Acidic di-leucine motif essential for AP-3-dependent sorting and restriction of the functional specificity of the Vam3p vacuolar t-SNARE.

Darsow T, Burd CG, Emr SD - J. Cell Biol. (1998)

Vam3p mutants define a di-leucine sorting signal.  Vam3 protein domain structure is shown including the extreme  COOH-terminal transmembrane domain and the two coiled-coil  domains. The location of the region containing the mutations recovered from the G418 resistance screen is denoted by the  dashed box. The wild-type sequence at the mutated region is  shown in detail. Single mutations that were recovered from the  G418 resistance screen are indicated in capital letters designating  the amino acid changes. The glutamine 156 to leucine mutation  was not recovered in the screen but was made by site-directed  mutagenesis. The level of G418 resistance conferred by each of  the mutants is as follows: ++, wild-type growth; +, slower  growth to single colonies; and −, no growth.
© Copyright Policy
Related In: Results  -  Collection

Show All Figures
getmorefigures.php?uid=PMC2132875&req=5

Figure 2: Vam3p mutants define a di-leucine sorting signal. Vam3 protein domain structure is shown including the extreme COOH-terminal transmembrane domain and the two coiled-coil domains. The location of the region containing the mutations recovered from the G418 resistance screen is denoted by the dashed box. The wild-type sequence at the mutated region is shown in detail. Single mutations that were recovered from the G418 resistance screen are indicated in capital letters designating the amino acid changes. The glutamine 156 to leucine mutation was not recovered in the screen but was made by site-directed mutagenesis. The level of G418 resistance conferred by each of the mutants is as follows: ++, wild-type growth; +, slower growth to single colonies; and −, no growth.
Mentions: Sequence analysis revealed that each of the 30 mutants recovered in this screen contained at least one mutation within a 7–amino acid region of Vam3p, corresponding to amino acids 154–160 (Fig. 2). This sequence of Vam3p lies approximately in the middle of the protein, between the two coiled-coil domains, and it is distanced well away from the transmembrane domain in a region that does not exhibit high sequence similarity to Pep12p. However, the sequence closely resembles a region in the cytosolic tail of ALP that has been shown to be necessary for transport of ALP through the AP-3–dependent pathway to the vacuole (Cowles et al., 1997b; Vowels and Payne, 1998). These characteristics, together with the presence of a leucine pair at positions 159–160, suggested that this region may represent a di-leucine–type sorting signal in Vam3p.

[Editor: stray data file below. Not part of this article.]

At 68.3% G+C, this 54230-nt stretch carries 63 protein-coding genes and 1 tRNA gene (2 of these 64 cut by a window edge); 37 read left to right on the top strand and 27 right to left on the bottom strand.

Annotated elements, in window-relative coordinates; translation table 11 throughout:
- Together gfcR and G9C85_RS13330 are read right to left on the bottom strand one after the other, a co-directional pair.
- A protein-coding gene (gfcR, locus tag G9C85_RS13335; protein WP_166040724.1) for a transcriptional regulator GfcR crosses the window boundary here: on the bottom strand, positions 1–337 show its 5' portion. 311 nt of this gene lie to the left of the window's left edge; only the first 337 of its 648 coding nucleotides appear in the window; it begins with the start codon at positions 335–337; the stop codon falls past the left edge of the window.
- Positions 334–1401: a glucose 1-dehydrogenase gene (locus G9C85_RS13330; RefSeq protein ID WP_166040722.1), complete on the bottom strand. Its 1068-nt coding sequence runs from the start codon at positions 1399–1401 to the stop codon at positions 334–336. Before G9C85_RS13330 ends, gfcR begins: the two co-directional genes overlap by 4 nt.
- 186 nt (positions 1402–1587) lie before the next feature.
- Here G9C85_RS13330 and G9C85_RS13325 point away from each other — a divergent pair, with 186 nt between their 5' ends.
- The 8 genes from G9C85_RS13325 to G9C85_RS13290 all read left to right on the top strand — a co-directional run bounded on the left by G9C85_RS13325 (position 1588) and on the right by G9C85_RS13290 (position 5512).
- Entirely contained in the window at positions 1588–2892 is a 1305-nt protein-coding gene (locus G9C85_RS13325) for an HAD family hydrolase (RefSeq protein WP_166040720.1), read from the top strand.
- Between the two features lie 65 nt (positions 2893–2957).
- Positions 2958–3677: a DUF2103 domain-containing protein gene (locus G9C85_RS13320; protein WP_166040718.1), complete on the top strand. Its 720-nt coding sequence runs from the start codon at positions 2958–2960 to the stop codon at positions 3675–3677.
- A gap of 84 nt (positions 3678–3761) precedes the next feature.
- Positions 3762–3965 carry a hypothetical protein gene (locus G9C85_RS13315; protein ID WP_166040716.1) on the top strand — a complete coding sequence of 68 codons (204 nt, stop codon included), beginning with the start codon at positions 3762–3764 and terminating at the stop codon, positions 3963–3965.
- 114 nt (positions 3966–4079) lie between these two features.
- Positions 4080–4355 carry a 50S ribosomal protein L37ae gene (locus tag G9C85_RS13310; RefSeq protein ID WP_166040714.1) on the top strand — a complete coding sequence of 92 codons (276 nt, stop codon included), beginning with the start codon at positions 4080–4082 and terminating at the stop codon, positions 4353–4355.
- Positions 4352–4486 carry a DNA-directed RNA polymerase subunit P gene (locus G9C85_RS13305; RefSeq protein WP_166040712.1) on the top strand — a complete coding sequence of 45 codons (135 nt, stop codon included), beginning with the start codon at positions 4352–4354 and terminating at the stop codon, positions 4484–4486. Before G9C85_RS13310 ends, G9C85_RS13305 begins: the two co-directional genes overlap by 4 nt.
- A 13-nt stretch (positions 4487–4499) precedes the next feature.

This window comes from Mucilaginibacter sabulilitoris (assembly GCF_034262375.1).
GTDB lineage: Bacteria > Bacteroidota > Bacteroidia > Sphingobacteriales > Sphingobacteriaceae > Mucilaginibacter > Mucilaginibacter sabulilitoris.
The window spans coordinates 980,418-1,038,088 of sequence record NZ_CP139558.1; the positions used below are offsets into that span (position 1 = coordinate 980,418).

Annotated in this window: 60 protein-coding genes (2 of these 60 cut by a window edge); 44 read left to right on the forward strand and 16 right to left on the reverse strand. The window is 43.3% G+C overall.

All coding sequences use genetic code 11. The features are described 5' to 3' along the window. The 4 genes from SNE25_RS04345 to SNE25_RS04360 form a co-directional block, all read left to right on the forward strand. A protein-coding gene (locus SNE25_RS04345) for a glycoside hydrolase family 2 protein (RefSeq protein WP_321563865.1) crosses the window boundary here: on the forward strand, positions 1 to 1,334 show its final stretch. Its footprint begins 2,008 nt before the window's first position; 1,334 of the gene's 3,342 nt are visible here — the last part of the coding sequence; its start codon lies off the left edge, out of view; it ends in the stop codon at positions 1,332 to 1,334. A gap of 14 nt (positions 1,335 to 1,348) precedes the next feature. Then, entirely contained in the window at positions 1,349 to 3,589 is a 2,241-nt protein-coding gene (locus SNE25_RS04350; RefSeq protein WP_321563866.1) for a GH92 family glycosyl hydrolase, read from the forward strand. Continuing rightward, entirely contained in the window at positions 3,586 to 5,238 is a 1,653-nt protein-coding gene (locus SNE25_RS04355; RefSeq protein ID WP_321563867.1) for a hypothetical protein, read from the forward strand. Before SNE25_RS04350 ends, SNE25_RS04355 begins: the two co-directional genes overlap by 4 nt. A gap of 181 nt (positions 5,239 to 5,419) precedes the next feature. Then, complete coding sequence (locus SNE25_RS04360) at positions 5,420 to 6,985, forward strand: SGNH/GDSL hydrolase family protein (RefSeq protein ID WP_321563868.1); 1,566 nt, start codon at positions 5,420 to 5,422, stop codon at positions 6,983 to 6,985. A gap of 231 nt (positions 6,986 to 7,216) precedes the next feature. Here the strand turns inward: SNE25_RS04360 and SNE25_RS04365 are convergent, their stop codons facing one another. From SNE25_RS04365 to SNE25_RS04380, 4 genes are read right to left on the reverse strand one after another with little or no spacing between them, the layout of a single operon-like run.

Bottom Line: Furthermore, disruption of AP-3 function also results in the ability of wild-type Vam3p to compensate for pep12 mutants, suggesting that AP-3 mediates the sorting of Vam3p via the di-leucine signal.Together, these data provide the first identification of an adaptor protein-specific sorting signal in a t-SNARE protein, and suggest that AP-3-dependent sorting of Vam3p acts to restrict its interaction with compartment-specific accessory proteins, thereby regulating its function.Regulated transport of cargoes such as Vam3p through the AP-3-dependent pathway may play an important role in maintaining the unique composition, function, and morphology of the vacuole.

View Article: PubMed Central - PubMed

Affiliation: Division of Cellular and Molecular Medicine and Department of Biology, Howard Hughes Medical Institute, University of California, San Diego, School of Medicine, La Jolla, California 92093-0668, USA. semr@ucsd.edu

ABSTRACT
The transport of newly synthesized proteins through the vacuolar protein sorting pathway in the budding yeast Saccharomyces cerevisiae requires two distinct target SNAP receptor (t-SNARE) proteins, Pep12p and Vam3p. Pep12p is localized to the pre-vacuolar endosome and its activity is required for transport of proteins from the Golgi to the vacuole through a well defined route, the carboxypeptidase Y (CPY) pathway. Vam3p is localized to the vacuole where it mediates delivery of cargoes from both the CPY and the recently described alkaline phosphatase (ALP) pathways. Surprisingly, despite their organelle-specific functions in sorting of vacuolar proteins, overexpression of VAM3 can suppress the protein sorting defects of pep12Delta cells. Based on this observation, we developed a genetic screen to identify domains in Vam3p (e.g., localization and/or specific protein-protein interaction domains) that allow it to efficiently substitute for Pep12p. Using this screen, we identified mutations in a 7-amino acid sequence in Vam3p that lead to missorting of Vam3p from the ALP pathway into the CPY pathway where it can substitute for Pep12p at the pre-vacuolar endosome. This region contains an acidic di-leucine sequence that is closely related to sorting signals required for AP-3 adaptor-dependent transport in both yeast and mammalian systems. Furthermore, disruption of AP-3 function also results in the ability of wild-type Vam3p to compensate for pep12 mutants, suggesting that AP-3 mediates the sorting of Vam3p via the di-leucine signal. Together, these data provide the first identification of an adaptor protein-specific sorting signal in a t-SNARE protein, and suggest that AP-3-dependent sorting of Vam3p acts to restrict its interaction with compartment-specific accessory proteins, thereby regulating its function. Regulated transport of cargoes such as Vam3p through the AP-3-dependent pathway may play an important role in maintaining the unique composition, function, and morphology of the vacuole.

Show MeSH